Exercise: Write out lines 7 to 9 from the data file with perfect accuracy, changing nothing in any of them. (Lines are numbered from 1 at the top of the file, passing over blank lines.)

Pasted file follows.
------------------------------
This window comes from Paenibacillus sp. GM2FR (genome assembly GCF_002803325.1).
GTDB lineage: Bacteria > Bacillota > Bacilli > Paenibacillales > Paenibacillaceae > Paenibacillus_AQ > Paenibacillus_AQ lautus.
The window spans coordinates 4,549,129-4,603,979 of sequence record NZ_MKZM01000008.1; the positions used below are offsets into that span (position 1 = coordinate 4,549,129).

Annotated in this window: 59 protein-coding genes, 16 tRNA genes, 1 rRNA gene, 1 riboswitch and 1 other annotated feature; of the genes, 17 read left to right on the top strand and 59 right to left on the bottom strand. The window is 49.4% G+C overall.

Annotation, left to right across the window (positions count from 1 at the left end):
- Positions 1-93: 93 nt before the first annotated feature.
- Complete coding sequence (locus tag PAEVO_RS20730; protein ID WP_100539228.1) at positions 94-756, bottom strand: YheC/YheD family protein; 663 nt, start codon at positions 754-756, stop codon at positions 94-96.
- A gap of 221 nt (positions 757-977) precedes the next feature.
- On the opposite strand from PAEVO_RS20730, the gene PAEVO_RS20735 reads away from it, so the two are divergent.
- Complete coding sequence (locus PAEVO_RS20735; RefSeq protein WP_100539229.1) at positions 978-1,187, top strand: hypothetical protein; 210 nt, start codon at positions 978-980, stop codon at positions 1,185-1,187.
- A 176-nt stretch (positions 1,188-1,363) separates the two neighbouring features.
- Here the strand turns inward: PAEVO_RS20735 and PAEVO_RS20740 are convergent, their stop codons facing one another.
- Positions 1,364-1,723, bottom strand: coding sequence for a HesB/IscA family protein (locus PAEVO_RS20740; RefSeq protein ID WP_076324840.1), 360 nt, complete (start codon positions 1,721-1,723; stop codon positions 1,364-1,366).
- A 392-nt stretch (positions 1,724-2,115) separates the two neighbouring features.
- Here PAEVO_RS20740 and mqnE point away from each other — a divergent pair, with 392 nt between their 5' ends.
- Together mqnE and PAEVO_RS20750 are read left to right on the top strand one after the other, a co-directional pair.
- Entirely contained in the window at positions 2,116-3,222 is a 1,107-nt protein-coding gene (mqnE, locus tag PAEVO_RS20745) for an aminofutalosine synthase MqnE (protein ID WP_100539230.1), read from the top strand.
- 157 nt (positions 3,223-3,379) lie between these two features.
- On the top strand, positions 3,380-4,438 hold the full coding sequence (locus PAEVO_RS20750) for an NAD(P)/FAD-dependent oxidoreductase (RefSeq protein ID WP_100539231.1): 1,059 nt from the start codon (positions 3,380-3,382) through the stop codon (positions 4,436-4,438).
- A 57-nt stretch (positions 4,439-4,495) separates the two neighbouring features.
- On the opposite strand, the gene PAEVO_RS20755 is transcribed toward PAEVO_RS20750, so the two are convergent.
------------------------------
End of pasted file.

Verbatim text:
- Complete coding sequence (locus tag PAEVO_RS20730; protein ID WP_100539228.1) at positions 94-756, bottom strand: YheC/YheD family protein; 663 nt, start codon at positions 754-756, stop codon at positions 94-96.
- A gap of 221 nt (positions 757-977) precedes the next feature.
- On the opposite strand from PAEVO_RS20730, the gene PAEVO_RS20735 reads away from it, so the two are divergent.